Washtenaw County expecting $30 million in unpaid property taxes as hundreds face foreclosure
Being in the tax collection business has grown increasingly difficult in today's economic environment, says Washtenaw County Treasurer Catherine McClary.
McClary told the Washtenaw County Board of Commissioners Wednesday night her office estimates the total amount of unpaid 2010 real property taxes in the county will be about $30 million on March 1 — exclusive of interest, fees and penalties.
As a result, commissioners authorized issuing up to $50 million in general obligation bonds to borrow against any actual delinquent property taxes come March 1.
"The amount takes my breath away as well," McClary told commissioners.
The money borrowed will go into the county's delinquent tax revolving fund and will be used to make sure local units of government — including cities, townships and schools throughout the county — can continue to operate as they've budgeted.
The county treasurer then has a couple of years to pay off the debt through collection of delinquent taxes, with penalty fees and interest added on. If the county can't collect taxes on a property for whatever reason, the cash advance is charged back to the local unit.
McClary said the county has used a similar system every year going back to the 1970s, but the level of delinquent taxes now being seen is unprecedented.
Since 1997, the county has foreclosed on 539 properties for unpaid taxes — and 391 of those foreclosures occurred last year. This year is looking worse, with 900 properties facing foreclosure, McClary said.
"I don't know exactly how many of them are homes, and some of them are vacant homes," McClary said. "But I can tell you that 550 of them are just vacant undeveloped land, so the big change from last year to this year is the undeveloped land."
By that, McClary means swaths of land held by real estate speculators, developers and banks — properties once purchased with hopes of one day developing them — are being abandoned due to miserable economic conditions and lack of available financing and market demand.
"We have an oversupply of housing, and there's not enough credit in the banking institutions that will provide the loans to build more housing when we're overstocked," she said.
McClary said the good news is the amount of delinquent taxes — at least on residential properties — is finally starting to level off. That's a good indicator that the economy is heading toward a recovery, she said.
However, delinquent taxes still are on the rise for commercial properties, as well as for undeveloped land, she said.
The county is seeing about 11,000 delinquent parcels a year, McClary said. After a year, the county is able to collect the taxes owed on all but about 3,000 of them, she said.
The 3,000 that still haven't paid taxes are then targeted for foreclosure, and the county begins a process of working closely with property owners to avoid foreclosure.
"Our focus has always been on tax collection," McClary said. "If we can collect the taxes, we prevent homelessness, we prevent upheaval in a family's life, we prevent neighborhood blight, and we also bring in money to the county. But it is becoming increasingly difficult."
McClary gave a year-end report to the board Wednesday night in which she said the treasurer's office returned $5.5 million to the county from delinquent tax revenue in 2010, including fees and interest — more than double what was budgeted.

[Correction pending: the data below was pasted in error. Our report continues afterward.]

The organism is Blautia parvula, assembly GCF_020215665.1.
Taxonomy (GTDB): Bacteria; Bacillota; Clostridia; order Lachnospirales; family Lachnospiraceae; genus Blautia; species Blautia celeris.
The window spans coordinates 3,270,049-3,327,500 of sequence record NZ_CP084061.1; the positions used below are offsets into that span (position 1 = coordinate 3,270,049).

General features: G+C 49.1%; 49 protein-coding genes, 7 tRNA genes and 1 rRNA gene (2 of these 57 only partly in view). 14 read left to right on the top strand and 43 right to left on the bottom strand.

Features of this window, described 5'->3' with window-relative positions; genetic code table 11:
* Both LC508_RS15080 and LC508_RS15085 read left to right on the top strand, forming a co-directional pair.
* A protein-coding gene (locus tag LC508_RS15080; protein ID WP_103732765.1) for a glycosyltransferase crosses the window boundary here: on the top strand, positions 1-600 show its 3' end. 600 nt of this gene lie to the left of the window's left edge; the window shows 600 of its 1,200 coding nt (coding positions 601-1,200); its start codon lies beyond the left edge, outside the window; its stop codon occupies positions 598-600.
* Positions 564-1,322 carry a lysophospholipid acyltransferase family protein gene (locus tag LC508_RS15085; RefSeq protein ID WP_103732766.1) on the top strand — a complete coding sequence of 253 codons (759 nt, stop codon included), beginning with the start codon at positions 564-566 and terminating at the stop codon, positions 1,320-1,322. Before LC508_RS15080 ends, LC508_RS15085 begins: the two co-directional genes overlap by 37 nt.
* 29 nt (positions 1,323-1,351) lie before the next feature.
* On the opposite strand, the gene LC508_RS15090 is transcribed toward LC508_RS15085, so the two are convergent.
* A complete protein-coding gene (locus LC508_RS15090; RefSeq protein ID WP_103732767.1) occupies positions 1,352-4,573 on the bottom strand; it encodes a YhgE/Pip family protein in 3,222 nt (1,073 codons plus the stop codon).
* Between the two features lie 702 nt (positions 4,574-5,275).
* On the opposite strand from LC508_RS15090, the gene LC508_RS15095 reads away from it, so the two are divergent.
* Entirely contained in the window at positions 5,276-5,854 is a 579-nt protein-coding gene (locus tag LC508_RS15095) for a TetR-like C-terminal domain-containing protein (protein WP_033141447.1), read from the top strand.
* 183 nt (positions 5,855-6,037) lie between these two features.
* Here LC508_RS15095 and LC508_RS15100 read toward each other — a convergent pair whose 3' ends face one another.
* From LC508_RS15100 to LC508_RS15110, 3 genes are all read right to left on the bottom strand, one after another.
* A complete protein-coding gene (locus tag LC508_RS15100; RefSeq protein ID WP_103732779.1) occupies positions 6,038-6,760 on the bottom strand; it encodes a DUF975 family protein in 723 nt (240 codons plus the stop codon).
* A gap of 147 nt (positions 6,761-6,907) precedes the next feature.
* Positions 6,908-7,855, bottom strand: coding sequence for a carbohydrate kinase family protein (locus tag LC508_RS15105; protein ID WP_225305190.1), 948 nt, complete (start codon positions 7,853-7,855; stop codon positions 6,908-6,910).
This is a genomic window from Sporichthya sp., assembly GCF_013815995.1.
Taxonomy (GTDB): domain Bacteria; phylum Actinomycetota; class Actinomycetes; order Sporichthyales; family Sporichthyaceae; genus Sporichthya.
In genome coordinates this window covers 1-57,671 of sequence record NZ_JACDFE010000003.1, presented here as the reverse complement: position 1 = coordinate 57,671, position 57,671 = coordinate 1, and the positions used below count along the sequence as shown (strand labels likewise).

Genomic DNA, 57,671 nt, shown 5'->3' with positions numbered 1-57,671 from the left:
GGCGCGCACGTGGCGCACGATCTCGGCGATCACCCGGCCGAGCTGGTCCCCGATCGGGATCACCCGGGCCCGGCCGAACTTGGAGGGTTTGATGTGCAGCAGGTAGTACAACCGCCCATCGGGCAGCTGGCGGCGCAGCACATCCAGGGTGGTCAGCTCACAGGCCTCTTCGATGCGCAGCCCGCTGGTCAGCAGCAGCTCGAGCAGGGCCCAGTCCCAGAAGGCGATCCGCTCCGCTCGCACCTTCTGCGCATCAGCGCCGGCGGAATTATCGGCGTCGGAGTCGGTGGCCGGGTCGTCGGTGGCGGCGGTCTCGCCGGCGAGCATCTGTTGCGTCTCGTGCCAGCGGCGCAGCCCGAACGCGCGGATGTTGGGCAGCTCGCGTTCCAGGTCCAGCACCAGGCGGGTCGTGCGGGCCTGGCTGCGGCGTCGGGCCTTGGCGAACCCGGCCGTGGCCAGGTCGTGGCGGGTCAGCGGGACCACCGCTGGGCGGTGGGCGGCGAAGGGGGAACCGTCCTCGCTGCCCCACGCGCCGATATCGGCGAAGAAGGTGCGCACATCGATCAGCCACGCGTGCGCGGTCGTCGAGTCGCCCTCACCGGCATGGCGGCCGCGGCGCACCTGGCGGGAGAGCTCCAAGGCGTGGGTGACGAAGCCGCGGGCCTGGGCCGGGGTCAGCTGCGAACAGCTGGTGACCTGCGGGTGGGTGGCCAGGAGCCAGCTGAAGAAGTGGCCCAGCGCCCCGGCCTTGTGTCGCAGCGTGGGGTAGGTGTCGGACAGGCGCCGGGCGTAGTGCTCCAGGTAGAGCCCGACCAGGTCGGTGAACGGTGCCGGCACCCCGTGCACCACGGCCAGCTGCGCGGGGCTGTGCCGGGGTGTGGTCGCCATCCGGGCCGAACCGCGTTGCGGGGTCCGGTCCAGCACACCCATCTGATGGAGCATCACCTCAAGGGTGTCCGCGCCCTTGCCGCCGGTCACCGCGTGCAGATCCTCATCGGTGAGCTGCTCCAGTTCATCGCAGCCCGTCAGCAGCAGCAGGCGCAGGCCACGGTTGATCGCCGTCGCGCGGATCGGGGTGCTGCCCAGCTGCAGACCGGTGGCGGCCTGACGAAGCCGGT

McClary, who manages the county's more than $130 million in investments, also reported the county saw a nearly 0.6 percent return on investments for 2010 — or about $737,602. Overall, she said her office brought in $10.6 million last year, including from delinquent tax and investment revenues, the county's accommodation tax, dog licenses and tax searches.
In other action Wednesday, commissioners approved initiating a review of county expenses by an outside vendor. The county will negotiate a contract with Expense Reduction Analysts Inc. to act as the vendor for a cost recovery and cost containment program, which will look to see whether the county is overpaying for services and if cheaper options are available.
The review comes as the county seeks to address a $20.9 million structural deficit over the next two years.
County Administrator Verna McDaniel is expected to present a revised State of the County report to the board in May, with final budget recommendations following in September. The board is expected to adopt a new two-year budget in November.
In other finance matters, commissioners approved a resolution that updates the county's policy on issuance and use of county credit cards. Officials said increased use of credit cards by select county officers and employees created the need for a review and update of the policy to ensure effective internal controls and procedures are in place.
Commissioners also took action Wednesday to reaffirm a memorandum of understanding between the county and the Washtenaw County Trial Court, specifying the rights and duties of each party with respect to budgetary and operational issues.
Under Michigan law, the 22nd Judicial Circuit Court, Washtenaw County Probate Court and 14A District Court — collectively known as the Washtenaw County Trial Court — is a separate branch of government. The county is the funding unit for the court.
The approved resolution provides the contractual framework for the court to be included in the county's biennial budget process, and to cooperate with the county on budget control once the board of commissioners has approved the court's lump sum budget.
Ryan J. Stanton covers government and politics for AnnArbor.com. Reach him at firstname.lastname@example.org or 734-623-2529.